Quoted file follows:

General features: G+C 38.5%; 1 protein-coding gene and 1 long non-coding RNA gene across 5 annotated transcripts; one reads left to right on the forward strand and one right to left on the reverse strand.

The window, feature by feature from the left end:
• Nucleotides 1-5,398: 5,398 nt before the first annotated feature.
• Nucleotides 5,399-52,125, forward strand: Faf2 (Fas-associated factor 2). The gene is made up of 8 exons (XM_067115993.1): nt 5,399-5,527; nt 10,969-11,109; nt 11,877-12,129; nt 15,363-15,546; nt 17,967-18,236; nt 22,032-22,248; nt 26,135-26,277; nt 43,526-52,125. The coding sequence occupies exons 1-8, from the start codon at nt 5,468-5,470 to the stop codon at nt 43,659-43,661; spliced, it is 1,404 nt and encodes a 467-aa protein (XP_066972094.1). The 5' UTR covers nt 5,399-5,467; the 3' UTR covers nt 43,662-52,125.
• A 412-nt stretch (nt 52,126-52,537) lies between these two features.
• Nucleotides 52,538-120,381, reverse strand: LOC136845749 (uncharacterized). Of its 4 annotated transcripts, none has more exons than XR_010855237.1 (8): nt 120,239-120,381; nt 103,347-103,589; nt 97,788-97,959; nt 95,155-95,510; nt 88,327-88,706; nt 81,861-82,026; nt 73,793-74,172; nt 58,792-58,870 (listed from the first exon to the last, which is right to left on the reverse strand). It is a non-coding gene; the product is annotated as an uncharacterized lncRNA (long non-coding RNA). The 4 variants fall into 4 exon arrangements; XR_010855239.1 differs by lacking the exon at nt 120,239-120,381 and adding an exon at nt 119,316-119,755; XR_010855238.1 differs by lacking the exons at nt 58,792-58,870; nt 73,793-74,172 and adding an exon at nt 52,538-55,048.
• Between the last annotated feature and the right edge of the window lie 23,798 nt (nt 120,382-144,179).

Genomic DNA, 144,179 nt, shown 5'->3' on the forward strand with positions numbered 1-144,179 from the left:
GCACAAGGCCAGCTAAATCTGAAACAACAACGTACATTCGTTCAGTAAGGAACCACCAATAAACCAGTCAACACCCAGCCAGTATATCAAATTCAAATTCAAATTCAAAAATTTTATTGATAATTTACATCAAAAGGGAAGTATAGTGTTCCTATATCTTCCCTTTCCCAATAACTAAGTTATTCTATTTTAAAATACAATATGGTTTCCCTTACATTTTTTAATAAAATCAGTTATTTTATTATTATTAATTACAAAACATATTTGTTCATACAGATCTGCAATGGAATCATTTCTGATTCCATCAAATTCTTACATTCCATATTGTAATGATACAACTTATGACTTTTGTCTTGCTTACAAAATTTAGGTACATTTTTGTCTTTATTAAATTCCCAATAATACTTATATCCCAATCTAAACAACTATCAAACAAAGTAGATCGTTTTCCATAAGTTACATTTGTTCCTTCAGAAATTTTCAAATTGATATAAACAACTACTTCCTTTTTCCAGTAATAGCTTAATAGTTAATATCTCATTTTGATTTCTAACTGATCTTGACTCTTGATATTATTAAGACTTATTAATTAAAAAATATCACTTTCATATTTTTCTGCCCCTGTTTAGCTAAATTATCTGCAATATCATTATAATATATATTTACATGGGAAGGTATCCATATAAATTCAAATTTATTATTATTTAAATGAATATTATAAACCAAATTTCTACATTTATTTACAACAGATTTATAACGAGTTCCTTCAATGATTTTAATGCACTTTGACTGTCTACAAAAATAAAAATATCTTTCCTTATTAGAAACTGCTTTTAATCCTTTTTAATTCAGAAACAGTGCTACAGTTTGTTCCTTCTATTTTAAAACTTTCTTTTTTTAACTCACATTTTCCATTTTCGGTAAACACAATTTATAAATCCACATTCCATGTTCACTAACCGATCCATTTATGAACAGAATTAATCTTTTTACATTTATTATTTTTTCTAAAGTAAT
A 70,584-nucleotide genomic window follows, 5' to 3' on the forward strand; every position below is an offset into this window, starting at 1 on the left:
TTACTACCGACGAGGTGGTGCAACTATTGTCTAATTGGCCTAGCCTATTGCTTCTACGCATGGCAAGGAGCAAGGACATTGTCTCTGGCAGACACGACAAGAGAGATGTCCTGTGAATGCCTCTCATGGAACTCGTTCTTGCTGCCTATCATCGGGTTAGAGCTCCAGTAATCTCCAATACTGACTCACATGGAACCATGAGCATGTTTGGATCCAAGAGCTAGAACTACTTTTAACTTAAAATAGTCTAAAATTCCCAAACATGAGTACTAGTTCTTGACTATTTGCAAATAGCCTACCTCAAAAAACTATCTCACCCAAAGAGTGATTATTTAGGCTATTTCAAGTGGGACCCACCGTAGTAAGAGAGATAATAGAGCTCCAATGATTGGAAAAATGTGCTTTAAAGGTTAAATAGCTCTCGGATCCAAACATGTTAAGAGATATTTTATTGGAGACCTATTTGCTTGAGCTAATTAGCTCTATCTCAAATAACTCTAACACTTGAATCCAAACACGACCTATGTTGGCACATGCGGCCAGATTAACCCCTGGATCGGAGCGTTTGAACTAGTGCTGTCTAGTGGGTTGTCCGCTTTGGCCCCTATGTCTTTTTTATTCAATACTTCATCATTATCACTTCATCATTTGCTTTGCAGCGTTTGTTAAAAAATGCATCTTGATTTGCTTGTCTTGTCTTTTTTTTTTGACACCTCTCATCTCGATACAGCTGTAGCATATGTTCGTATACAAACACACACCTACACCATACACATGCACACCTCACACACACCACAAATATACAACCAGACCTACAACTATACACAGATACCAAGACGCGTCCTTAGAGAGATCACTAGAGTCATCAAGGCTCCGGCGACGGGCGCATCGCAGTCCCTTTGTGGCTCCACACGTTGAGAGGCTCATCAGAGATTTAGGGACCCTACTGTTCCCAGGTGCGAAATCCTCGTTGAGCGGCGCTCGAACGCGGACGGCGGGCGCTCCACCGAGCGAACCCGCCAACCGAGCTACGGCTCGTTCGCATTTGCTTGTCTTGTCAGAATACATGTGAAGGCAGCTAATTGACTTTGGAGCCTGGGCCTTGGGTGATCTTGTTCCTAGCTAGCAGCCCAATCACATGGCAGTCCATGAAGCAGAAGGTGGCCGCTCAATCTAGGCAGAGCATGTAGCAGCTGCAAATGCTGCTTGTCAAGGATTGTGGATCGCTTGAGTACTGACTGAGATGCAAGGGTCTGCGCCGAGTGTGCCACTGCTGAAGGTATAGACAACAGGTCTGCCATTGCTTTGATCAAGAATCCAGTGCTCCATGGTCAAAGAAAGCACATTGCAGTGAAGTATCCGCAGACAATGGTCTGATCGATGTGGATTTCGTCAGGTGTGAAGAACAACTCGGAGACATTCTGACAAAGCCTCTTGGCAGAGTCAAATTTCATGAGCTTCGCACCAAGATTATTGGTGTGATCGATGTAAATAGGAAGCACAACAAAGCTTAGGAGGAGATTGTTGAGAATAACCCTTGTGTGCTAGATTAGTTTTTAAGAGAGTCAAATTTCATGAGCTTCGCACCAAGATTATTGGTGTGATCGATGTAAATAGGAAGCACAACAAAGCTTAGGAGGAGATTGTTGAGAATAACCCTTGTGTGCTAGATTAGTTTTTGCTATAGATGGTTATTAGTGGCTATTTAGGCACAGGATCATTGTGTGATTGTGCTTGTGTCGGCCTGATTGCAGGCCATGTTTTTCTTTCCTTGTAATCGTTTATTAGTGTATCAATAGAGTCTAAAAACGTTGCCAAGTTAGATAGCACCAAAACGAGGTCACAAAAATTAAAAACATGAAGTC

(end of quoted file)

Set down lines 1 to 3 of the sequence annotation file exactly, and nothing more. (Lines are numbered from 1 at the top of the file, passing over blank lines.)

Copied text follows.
General features: G+C 38.5%; 1 protein-coding gene and 1 long non-coding RNA gene across 5 annotated transcripts; one reads left to right on the forward strand and one right to left on the reverse strand.

The window, feature by feature from the left end:
• Nucleotides 1-5,398: 5,398 nt before the first annotated feature.